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HMC offers new post-partum support group

HMC offers new post-partum support group
HOLYOKE - Becoming a new mom can be isolating and overwhelming, said Lisa Pack, with emotions fluctuating between elation and excitement to anxiety, inadequacy and depression. Many new moms question whether they're doing things "right" and whether they're being "good mothers," she said.
To help women transition into motherhood, Holyoke Medical Center (HMC) is pioneering a support program just for new moms: the MotherWoman Postpartum Support Group, which will host its first meeting on June 9 from 9:45 to 11:45 a.m. at Midwifery Care of Holyoke, 230 Maple St.
The meeting place is on the bus route and snacks will be provided at the meeting.
The free, safe, confidential and bilingual group will continue to meet every Tuesday morning, Pack said, and new mothers are welcome to bring infants and babies up to one year old. The group's goal is to create a welcoming, safe place for women with baby blues, postpartum stress and anxiety and/or depression, to share their thoughts, feelings and experiences of motherhood with each other for mutual support.
Pack, a 16-year registered nurse who has helped deliver hundreds of babies at the Birthing Center at HMC and was formerly a doula (labor coach), is also a trained MotherWoman facilitator, who will lead the support group with a second bilingual facilitator.
Following an inspirational in-service workshop at HMC, Pack wanted to bring what she learned to women in the Greater Holyoke community, so she underwent the rigorous seven-month certification program with the Northampton-based, non-profit organization MotherWoman.
MotherWoman's goals are to empower mothers by offering support groups, professional trainings, networking with over 40 providers and agencies and working on policy and legislative advocacy.
"Up to 95 percent of postpartum mothers experience some form of baby blues or anxiety, while five to eight percent experience postpartum depression," said Pack. "Motherhood is a blessing and a challenge; a huge adjustment. It's a given fact that support makes all the difference in the world. It can take someone from feeling stuck in the gutter to making it through the next day and celebrating small successes. Just knowing that you're in the same position as another mother can make such a difference."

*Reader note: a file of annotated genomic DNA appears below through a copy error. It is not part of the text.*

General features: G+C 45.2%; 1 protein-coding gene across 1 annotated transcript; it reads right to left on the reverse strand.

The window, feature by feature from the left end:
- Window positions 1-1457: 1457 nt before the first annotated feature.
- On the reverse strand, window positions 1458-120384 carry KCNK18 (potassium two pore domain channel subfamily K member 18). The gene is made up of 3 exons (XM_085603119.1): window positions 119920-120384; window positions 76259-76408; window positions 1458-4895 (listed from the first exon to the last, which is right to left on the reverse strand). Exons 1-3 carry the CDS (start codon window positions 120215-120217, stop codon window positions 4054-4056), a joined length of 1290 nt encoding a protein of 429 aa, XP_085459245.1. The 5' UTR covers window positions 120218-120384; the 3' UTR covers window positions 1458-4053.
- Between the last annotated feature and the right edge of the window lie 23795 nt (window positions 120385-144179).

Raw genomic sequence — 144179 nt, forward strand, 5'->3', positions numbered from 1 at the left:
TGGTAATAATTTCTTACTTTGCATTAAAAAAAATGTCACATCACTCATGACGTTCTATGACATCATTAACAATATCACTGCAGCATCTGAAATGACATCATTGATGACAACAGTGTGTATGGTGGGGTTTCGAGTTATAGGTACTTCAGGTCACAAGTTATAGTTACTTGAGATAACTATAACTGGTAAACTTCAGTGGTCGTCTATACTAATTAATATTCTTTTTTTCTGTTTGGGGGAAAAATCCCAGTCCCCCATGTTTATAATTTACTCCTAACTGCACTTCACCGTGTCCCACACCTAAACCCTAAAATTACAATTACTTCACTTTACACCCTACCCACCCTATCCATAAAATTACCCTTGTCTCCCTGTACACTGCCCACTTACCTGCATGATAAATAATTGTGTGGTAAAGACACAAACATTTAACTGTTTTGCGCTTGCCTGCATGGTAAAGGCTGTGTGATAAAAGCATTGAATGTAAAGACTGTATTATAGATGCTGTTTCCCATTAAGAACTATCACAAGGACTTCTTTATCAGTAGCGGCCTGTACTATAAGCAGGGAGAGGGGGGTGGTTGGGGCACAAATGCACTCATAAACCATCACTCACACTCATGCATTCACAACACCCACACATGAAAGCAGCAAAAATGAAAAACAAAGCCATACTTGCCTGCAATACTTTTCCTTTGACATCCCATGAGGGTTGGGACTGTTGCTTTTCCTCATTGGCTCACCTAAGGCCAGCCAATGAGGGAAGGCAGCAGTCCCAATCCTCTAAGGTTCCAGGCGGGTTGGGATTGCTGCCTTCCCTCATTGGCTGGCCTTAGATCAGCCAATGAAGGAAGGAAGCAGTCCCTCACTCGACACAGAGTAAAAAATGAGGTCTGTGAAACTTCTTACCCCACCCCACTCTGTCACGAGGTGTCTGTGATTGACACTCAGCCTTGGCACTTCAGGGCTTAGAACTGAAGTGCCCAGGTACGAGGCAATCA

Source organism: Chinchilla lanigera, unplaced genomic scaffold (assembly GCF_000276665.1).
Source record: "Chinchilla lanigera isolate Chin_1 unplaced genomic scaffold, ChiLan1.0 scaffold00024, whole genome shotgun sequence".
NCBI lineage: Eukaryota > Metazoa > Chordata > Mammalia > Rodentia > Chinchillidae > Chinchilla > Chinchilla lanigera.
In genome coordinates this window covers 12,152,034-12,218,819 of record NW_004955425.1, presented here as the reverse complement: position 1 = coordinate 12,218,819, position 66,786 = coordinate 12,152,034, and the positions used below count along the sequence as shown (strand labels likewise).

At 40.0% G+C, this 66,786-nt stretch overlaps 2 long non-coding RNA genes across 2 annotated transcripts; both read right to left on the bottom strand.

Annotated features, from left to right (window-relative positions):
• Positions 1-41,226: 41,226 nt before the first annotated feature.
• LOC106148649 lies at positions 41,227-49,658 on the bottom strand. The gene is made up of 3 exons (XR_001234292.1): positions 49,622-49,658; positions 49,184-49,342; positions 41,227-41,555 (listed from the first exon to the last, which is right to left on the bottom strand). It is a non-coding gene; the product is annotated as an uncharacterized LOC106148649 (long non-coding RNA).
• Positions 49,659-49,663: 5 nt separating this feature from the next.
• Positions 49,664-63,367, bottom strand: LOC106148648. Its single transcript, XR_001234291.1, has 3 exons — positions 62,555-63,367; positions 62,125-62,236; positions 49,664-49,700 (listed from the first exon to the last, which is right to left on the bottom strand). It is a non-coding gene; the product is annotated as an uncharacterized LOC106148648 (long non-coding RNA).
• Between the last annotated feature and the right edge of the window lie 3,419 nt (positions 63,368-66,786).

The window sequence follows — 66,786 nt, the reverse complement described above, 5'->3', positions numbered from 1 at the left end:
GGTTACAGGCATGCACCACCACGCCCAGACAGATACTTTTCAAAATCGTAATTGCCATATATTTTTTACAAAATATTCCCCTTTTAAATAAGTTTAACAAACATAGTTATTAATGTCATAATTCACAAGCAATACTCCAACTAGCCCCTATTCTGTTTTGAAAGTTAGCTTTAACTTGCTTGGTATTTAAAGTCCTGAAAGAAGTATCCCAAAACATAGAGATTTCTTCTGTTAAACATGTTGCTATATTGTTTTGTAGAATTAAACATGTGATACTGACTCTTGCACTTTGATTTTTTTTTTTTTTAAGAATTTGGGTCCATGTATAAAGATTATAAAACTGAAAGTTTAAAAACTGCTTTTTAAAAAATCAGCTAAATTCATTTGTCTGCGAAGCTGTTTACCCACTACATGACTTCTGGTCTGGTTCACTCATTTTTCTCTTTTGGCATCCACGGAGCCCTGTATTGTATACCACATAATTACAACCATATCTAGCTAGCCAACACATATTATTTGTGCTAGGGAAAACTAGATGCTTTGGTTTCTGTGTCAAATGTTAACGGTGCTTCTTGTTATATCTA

All new moms (and pregnant women) are welcome at the support group, regardless of the age of their children, Pack said, although child care cannot be provided at this time. Pack said she is "so excited" to be offering the support group in Holyoke, and grateful to Birthing Center Nurse Manager Ginny Thomas, her HMC co-workers and Midwifery Care of Holyoke, for backing the idea.
During support group sessions, Pack will encourage mothers to express themselves openly. Women will sit in a circle and respect each other while they're speaking, by not interrupting or talking over each other. Pack will use an egg timer to be sure every mother gets to speak equally, if she wishes to. She also has an extensive resource and referral guide to help postpartum mothers in need of additional services.
"There's nothing like this in Holyoke, and there is a real need for support for new moms here," said Pack. "It's very important that people know that this is not advice, and it's not therapy. It's a group of mothers talking about the rewards and challenges of motherhood."
Mary Carey, HMC lactation consultant and mother of three, attended a recent MotherWoman support group in Northampton.
"New mothers tend to burden themselves with high expectations and the worst, in terms of being capable," she said. "It was a roomful of tremendous energy. For women looking for something real, intimate, powerful and self-evolving. It helps women become who they really are as mothers," Carey said.
For more information call Lisa Pack, R.N., at 534-2700.


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